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The Voice of the Black Community


Everyone can donate life
An average of 18 people die each day waiting for an organ transplant
Published Thursday, April 25, 2013
by Wake Forrest School of Medicine

Did you know that an average of 18 people die every day waiting for an organ transplant? And that every 10 minutes another person is added to the waiting list? Currently, there are more than 110,000 people in the United States waiting for an organ transplant, and of those nearly one-third are African American. One organ donor can save up to 8 lives!! Approximately half of the waiting list is made of up of persons of non-white ethnic backgrounds. April is National Donate Life Month, read on to learn more about how you can save a life.

Unfortunately, African Americans are much less likely to be organ and tissue donors, even though they have higher rates of those diseases that often result in a need for organ transplant, such as diabetes, and diseases of the heart, kidneys, lung and liver. Many people choose not to become donors because they do not know all the facts about organ and tissue donation. Let’s talk about what the facts are.

Facts about donation

* Almost everyone is a potential donor, regardless of race, age, or medical history – what is most important is the condition of your organs and tissues

* It is not always necessary for a person to be deceased to be an organ/tissue donor

* There is no cost to a donor/donor’s family to be an organ/tissue donor

* Most major religions in the United States support organ/tissue donation. For religion/ denomination specific information, check organdonor.gov/donation/religious_views.htm#a10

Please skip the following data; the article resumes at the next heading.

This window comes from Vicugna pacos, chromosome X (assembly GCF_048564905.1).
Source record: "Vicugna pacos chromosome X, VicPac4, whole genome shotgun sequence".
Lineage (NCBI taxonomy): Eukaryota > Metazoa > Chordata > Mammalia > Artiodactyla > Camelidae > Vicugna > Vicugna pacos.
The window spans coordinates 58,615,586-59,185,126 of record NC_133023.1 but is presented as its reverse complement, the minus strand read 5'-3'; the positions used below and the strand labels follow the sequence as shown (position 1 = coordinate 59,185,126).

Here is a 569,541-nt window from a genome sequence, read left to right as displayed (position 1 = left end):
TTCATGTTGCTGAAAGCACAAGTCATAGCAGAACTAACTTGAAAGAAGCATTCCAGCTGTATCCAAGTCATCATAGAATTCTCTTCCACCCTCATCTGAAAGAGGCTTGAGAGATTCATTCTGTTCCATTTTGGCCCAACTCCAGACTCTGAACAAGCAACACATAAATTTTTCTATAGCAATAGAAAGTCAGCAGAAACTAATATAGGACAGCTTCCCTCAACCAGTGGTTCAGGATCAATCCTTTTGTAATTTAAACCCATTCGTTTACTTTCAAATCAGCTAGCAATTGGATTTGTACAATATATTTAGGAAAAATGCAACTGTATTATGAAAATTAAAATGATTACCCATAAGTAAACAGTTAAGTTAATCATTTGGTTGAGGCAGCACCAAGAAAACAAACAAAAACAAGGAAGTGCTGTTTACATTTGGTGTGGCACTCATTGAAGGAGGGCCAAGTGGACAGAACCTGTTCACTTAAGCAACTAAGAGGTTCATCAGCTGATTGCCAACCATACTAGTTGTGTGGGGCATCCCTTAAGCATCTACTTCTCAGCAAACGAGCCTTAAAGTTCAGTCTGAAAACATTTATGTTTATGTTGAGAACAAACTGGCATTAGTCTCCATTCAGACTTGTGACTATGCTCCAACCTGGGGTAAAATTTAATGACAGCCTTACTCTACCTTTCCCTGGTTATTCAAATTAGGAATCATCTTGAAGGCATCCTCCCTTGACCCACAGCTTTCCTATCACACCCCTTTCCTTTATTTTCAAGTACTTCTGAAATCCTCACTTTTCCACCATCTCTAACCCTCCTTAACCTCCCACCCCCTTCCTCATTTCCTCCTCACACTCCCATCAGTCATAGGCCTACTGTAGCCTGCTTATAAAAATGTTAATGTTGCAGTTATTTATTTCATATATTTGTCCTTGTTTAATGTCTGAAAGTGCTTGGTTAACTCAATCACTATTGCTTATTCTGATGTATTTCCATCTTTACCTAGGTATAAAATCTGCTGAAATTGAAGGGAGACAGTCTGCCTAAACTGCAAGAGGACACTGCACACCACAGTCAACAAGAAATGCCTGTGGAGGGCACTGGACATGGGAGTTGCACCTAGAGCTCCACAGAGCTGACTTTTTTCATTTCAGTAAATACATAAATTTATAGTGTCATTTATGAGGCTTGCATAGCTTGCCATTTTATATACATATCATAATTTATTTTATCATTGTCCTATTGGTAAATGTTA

* It is more likely for a recipient to be matched with a potential donor who is of the same ethnic background

What can be donated?

At this time, the following organs can be donated: kidneys, heart, lungs, liver, pancreas and intestines. Sometimes, combined transplants of more than one organ are also performed. Tissues that can be donated include: Corneas, the middle ear, skin, heart valves, bone, veins, cartilage, tendons, and ligaments. Although most organs are from deceased individuals, parts of the kidney, liver, lung and pancreas and intestine can also be donated.  Stem cells, bone marrow, blood and platelets can also be donated from living donors.

How do I become a donor?

The decision to become an organ and tissue donor is a very personal one, but one that can save lives. The steps you can take to ensure your wishes to be a donor are carried out are:

* Register with your state donor registry. In North Carolina you can go the registry website, https://www.donatelifenc.org/register or register at your local Department of Motor Vehicles office. You DO NOT have to have a driver’s license to be a donor; you can have an identification card issued to you that specifies you are an organ/tissue donor.

* For bone marrow and stem cell donation (live donors), register with the National Marrow Donor Program, https://www.donatelifenc.org/register or 1 (800) 507-5427.

* For blood and platelet donation, contact your local American Red Cross.

* Make sure your loved ones or whomever you have entrusted to make healthcare decisions in the event you are incapable or deceased are aware of your wishes to be an organ donor. The best way to do this is with a Living Will and Health Care Power of Attorney, legal documents that state your health care wishes. Having these documents also assures your loved ones do not have to make these decisions for you in such a difficult time.

For more information, see the Donate Life America website at www.donatelife.net or the US Government Organ and Tissue Donation website at http://organdonor.gov/.

Do you need information or have questions or comments? Call toll-free 1-877-530-1824. Or, for more information about the Maya Angelou Center for Health Equity, http://www.wakehealth.edu/MACHE.


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